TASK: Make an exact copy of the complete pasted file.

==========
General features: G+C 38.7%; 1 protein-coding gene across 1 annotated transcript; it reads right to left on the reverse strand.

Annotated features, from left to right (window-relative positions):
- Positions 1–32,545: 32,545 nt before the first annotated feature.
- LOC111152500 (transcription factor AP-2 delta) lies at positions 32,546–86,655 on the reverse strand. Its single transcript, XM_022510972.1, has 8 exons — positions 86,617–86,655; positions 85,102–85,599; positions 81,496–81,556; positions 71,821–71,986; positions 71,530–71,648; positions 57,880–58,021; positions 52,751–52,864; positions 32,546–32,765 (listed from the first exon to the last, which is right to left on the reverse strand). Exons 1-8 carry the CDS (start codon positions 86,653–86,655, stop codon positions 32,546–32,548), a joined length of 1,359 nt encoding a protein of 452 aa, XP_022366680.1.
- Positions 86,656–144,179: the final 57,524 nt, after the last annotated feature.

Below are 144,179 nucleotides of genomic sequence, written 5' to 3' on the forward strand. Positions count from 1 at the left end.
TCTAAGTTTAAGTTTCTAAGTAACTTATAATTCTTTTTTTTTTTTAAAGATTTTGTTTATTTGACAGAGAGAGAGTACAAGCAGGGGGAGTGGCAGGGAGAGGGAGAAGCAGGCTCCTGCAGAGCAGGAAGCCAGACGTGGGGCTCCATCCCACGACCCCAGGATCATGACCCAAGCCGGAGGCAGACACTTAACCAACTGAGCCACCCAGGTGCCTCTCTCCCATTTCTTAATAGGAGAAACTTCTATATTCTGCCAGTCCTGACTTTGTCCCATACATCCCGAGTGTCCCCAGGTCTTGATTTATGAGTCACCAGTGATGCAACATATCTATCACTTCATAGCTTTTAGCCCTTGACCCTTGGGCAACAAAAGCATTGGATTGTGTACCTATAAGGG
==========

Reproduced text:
General features: G+C 38.7%; 1 protein-coding gene across 1 annotated transcript; it reads right to left on the reverse strand.

Annotated features, from left to right (window-relative positions):
- Positions 1–32,545: 32,545 nt before the first annotated feature.
- LOC111152500 (transcription factor AP-2 delta) lies at positions 32,546–86,655 on the reverse strand. Its single transcript, XM_022510972.1, has 8 exons — positions 86,617–86,655; positions 85,102–85,599; positions 81,496–81,556; positions 71,821–71,986; positions 71,530–71,648; positions 57,880–58,021; positions 52,751–52,864; positions 32,546–32,765 (listed from the first exon to the last, which is right to left on the reverse strand). Exons 1-8 carry the CDS (start codon positions 86,653–86,655, stop codon positions 32,546–32,548), a joined length of 1,359 nt encoding a protein of 452 aa, XP_022366680.1.
- Positions 86,656–144,179: the final 57,524 nt, after the last annotated feature.

Below are 144,179 nucleotides of genomic sequence, written 5' to 3' on the forward strand. Positions count from 1 at the left end.
TCTAAGTTTAAGTTTCTAAGTAACTTATAATTCTTTTTTTTTTTTAAAGATTTTGTTTATTTGACAGAGAGAGAGTACAAGCAGGGGGAGTGGCAGGGAGAGGGAGAAGCAGGCTCCTGCAGAGCAGGAAGCCAGACGTGGGGCTCCATCCCACGACCCCAGGATCATGACCCAAGCCGGAGGCAGACACTTAACCAACTGAGCCACCCAGGTGCCTCTCTCCCATTTCTTAATAGGAGAAACTTCTATATTCTGCCAGTCCTGACTTTGTCCCATACATCCCGAGTGTCCCCAGGTCTTGATTTATGAGTCACCAGTGATGCAACATATCTATCACTTCATAGCTTTTAGCCCTTGACCCTTGGGCAACAAAAGCATTGGATTGTGTACCTATAAGGG